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clw_uk
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Re: Theravada and Zen - a comparative analysis

Postby clw_uk » Thu Feb 05, 2009 10:23 pm

Unbowed, Unbent, Unbroken

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mikenz66
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Re: Theravada and Zen - a comparative analysis

Postby mikenz66 » Thu Feb 05, 2009 10:35 pm


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christopher:::
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Re: Theravada and Zen - a comparative analysis

Postby christopher::: » Fri Feb 06, 2009 3:43 pm

Last edited by christopher::: on Fri Feb 06, 2009 3:52 pm, edited 2 times in total.
"As Buddhists, we should aim to develop relationships that are not predominated by grasping and clinging. Our relationships should be characterised by the brahmaviharas of metta (loving kindness), mudita (sympathetic joy), karuna (compassion), and upekkha (equanimity)."
~post by Ben, Jul 02, 2009

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bodom
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Re: Theravada and Zen - a comparative analysis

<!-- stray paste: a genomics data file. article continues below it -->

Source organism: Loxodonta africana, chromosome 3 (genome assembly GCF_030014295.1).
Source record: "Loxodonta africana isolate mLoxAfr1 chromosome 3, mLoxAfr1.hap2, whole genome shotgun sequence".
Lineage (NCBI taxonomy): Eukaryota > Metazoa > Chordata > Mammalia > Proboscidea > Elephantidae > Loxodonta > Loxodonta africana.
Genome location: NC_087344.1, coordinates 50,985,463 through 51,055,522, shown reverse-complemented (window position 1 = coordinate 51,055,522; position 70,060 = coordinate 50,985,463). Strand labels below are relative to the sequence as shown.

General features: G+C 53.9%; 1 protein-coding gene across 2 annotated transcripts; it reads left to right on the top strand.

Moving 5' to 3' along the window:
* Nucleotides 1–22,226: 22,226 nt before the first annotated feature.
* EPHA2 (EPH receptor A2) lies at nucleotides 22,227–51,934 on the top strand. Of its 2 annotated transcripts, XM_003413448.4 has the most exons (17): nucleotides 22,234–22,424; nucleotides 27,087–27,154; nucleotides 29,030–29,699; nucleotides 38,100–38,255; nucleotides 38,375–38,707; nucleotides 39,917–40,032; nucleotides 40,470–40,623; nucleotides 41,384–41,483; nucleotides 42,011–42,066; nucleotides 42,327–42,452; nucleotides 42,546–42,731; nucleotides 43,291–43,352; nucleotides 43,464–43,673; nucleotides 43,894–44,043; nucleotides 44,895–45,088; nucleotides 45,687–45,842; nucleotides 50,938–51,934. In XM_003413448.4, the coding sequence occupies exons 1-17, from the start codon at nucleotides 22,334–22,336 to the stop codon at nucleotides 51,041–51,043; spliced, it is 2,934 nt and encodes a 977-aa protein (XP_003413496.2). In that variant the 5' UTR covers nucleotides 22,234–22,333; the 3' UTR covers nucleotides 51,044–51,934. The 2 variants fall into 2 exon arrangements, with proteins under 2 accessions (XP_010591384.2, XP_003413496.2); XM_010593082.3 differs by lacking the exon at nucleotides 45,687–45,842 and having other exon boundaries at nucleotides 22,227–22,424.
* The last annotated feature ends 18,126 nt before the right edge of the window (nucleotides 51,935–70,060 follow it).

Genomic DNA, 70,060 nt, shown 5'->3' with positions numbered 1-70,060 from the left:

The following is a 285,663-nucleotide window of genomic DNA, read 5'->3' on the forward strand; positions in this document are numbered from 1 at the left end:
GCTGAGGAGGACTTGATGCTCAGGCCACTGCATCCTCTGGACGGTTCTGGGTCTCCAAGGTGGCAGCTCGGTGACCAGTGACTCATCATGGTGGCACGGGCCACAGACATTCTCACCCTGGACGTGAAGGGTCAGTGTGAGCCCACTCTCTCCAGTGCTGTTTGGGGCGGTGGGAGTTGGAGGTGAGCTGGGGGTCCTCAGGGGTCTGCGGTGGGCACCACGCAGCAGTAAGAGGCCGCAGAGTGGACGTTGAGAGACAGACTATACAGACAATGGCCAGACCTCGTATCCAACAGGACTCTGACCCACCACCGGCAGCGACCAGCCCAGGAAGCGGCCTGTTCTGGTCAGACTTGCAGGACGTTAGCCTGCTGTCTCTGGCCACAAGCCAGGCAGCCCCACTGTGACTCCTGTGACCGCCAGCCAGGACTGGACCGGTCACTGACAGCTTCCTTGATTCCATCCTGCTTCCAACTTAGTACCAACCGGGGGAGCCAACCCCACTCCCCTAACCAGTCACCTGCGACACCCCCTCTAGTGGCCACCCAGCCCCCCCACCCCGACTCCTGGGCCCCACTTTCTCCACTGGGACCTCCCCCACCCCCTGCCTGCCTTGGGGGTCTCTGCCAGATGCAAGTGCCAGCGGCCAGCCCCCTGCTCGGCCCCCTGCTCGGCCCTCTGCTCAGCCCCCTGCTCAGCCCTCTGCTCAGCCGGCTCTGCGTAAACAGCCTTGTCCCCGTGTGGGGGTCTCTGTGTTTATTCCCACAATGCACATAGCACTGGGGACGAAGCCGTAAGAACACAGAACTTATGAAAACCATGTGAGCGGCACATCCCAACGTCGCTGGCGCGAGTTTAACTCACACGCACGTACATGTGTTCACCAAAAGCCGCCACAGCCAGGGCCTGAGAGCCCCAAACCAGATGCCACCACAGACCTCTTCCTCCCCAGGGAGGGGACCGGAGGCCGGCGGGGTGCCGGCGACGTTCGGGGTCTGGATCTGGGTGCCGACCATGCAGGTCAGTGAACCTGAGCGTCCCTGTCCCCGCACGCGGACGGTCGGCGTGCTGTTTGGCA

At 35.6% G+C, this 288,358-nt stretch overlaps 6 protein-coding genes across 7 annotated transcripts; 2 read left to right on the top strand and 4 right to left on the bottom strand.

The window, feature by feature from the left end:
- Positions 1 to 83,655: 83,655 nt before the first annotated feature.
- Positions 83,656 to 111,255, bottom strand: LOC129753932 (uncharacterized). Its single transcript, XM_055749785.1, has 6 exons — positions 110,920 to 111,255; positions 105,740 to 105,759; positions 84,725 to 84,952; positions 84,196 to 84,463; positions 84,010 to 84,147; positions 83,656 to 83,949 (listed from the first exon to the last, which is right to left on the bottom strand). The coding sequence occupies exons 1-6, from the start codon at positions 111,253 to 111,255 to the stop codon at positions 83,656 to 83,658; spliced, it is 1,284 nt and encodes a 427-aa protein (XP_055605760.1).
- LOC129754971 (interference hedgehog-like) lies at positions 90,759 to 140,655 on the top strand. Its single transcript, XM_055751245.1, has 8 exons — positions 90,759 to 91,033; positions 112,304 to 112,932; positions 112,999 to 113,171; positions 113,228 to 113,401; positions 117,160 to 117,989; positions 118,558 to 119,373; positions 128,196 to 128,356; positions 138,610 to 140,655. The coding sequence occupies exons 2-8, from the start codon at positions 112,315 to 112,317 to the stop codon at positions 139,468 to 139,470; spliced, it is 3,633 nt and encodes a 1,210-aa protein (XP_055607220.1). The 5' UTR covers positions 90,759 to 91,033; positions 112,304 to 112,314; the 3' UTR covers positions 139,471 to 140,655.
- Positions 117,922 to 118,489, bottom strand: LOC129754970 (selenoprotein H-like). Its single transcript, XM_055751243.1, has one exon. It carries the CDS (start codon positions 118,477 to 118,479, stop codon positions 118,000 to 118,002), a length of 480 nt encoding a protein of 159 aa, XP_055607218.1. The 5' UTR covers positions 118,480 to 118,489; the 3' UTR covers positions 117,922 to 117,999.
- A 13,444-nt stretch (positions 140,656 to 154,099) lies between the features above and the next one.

Postby bodom » Fri Feb 06, 2009 3:48 pm

To study is to know the texts,
To practice is to know your defilements,
To attain the goal is to know and let go.

- Ajahn Lee Dhammadharo


With mindfulness immersed in the body
well established, restrained
with regard to the six media of contact,
always centered, the monk
can know Unbinding for himself.

- Ud 3.5


https://www.dhammatalks.org/index.html
http://www.ajahnchah.org/

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Ngawang Drolma.
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Joined: Wed Dec 31, 2008 7:38 pm

Re: Theravada and Zen - a comparative analysis

Postby Ngawang Drolma. » Fri Feb 06, 2009 4:18 pm

It is entirely possible to embrace and love your tradition without having to attack other sects as false. Hopefully the more firmly grounded one becomes in his/her own practice, the less interest s/he has in taking issue with other people's stuff.

It's my opinion that sect-bashing arises out of emotional need or a lack of basic understanding about other sects. It's embarrassing when Buddhists do this to one another. It's not in the spirit of dharma. And please don't give me any double-talk about how the Buddha made fun of wrong views, so we can/should do it too. That's just conceit.

[/rant off]